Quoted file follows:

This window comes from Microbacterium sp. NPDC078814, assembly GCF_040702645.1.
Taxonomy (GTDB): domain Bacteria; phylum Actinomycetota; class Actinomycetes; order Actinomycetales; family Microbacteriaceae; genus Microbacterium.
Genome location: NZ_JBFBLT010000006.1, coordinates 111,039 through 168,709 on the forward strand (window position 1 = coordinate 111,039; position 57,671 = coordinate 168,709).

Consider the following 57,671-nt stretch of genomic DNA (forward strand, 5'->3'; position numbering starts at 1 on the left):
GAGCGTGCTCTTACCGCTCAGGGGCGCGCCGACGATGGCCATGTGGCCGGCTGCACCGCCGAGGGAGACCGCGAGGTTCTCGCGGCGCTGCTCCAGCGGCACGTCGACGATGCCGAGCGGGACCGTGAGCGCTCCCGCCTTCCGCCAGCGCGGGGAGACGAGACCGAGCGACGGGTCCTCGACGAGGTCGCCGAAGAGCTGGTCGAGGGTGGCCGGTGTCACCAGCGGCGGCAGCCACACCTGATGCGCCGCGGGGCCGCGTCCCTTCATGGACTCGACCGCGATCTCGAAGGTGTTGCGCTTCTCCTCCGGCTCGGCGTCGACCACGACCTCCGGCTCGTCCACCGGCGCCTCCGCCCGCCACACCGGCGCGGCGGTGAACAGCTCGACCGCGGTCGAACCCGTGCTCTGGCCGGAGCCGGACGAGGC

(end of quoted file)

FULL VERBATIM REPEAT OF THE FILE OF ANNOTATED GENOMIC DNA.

This window comes from Microbacterium sp. NPDC078814, assembly GCF_040702645.1.
Taxonomy (GTDB): domain Bacteria; phylum Actinomycetota; class Actinomycetes; order Actinomycetales; family Microbacteriaceae; genus Microbacterium.
Genome location: NZ_JBFBLT010000006.1, coordinates 111,039 through 168,709 on the forward strand (window position 1 = coordinate 111,039; position 57,671 = coordinate 168,709).

Consider the following 57,671-nt stretch of genomic DNA (forward strand, 5'->3'; position numbering starts at 1 on the left):
GAGCGTGCTCTTACCGCTCAGGGGCGCGCCGACGATGGCCATGTGGCCGGCTGCACCGCCGAGGGAGACCGCGAGGTTCTCGCGGCGCTGCTCCAGCGGCACGTCGACGATGCCGAGCGGGACCGTGAGCGCTCCCGCCTTCCGCCAGCGCGGGGAGACGAGACCGAGCGACGGGTCCTCGACGAGGTCGCCGAAGAGCTGGTCGAGGGTGGCCGGTGTCACCAGCGGCGGCAGCCACACCTGATGCGCCGCGGGGCCGCGTCCCTTCATGGACTCGACCGCGATCTCGAAGGTGTTGCGCTTCTCCTCCGGCTCGGCGTCGACCACGACCTCCGGCTCGTCCACCGGCGCCTCCGCCCGCCACACCGGCGCGGCGGTGAACAGCTCGACCGCGGTCGAACCCGTGCTCTGGCCGGAGCCGGACGAGGC